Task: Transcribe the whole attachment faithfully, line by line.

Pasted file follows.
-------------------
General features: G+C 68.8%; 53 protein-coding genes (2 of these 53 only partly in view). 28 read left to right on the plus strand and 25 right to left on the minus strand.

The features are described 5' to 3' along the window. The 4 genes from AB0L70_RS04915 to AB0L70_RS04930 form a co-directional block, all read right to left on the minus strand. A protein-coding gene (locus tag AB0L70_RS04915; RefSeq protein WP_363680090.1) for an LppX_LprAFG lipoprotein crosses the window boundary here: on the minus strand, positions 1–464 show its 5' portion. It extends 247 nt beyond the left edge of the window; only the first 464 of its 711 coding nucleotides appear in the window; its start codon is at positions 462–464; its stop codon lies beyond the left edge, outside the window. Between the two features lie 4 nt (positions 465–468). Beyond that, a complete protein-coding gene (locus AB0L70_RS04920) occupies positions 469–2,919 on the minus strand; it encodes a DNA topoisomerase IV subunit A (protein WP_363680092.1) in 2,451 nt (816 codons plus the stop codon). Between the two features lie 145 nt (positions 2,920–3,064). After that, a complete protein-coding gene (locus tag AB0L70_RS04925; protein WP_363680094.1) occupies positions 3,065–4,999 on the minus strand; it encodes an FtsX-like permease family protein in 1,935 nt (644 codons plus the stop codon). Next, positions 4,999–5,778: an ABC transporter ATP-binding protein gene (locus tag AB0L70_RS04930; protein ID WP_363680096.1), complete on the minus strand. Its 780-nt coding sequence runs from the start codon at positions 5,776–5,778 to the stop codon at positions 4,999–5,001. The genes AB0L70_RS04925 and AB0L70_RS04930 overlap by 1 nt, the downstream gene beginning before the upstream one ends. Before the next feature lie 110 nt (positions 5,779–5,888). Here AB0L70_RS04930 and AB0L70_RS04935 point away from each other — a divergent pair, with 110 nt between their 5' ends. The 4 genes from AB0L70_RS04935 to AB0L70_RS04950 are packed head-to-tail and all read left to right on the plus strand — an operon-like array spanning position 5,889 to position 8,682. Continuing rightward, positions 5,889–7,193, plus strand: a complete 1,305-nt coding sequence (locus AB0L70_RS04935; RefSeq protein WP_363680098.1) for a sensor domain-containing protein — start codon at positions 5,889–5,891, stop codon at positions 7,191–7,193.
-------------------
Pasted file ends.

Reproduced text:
General features: G+C 68.8%; 53 protein-coding genes (2 of these 53 only partly in view). 28 read left to right on the plus strand and 25 right to left on the minus strand.

The features are described 5' to 3' along the window. The 4 genes from AB0L70_RS04915 to AB0L70_RS04930 form a co-directional block, all read right to left on the minus strand. A protein-coding gene (locus tag AB0L70_RS04915; RefSeq protein WP_363680090.1) for an LppX_LprAFG lipoprotein crosses the window boundary here: on the minus strand, positions 1–464 show its 5' portion. It extends 247 nt beyond the left edge of the window; only the first 464 of its 711 coding nucleotides appear in the window; its start codon is at positions 462–464; its stop codon lies beyond the left edge, outside the window. Between the two features lie 4 nt (positions 465–468). Beyond that, a complete protein-coding gene (locus AB0L70_RS04920) occupies positions 469–2,919 on the minus strand; it encodes a DNA topoisomerase IV subunit A (protein WP_363680092.1) in 2,451 nt (816 codons plus the stop codon). Between the two features lie 145 nt (positions 2,920–3,064). After that, a complete protein-coding gene (locus tag AB0L70_RS04925; protein WP_363680094.1) occupies positions 3,065–4,999 on the minus strand; it encodes an FtsX-like permease family protein in 1,935 nt (644 codons plus the stop codon). Next, positions 4,999–5,778: an ABC transporter ATP-binding protein gene (locus tag AB0L70_RS04930; protein ID WP_363680096.1), complete on the minus strand. Its 780-nt coding sequence runs from the start codon at positions 5,776–5,778 to the stop codon at positions 4,999–5,001. The genes AB0L70_RS04925 and AB0L70_RS04930 overlap by 1 nt, the downstream gene beginning before the upstream one ends. Before the next feature lie 110 nt (positions 5,779–5,888). Here AB0L70_RS04930 and AB0L70_RS04935 point away from each other — a divergent pair, with 110 nt between their 5' ends. The 4 genes from AB0L70_RS04935 to AB0L70_RS04950 are packed head-to-tail and all read left to right on the plus strand — an operon-like array spanning position 5,889 to position 8,682. Continuing rightward, positions 5,889–7,193, plus strand: a complete 1,305-nt coding sequence (locus AB0L70_RS04935; RefSeq protein WP_363680098.1) for a sensor domain-containing protein — start codon at positions 5,889–5,891, stop codon at positions 7,191–7,193.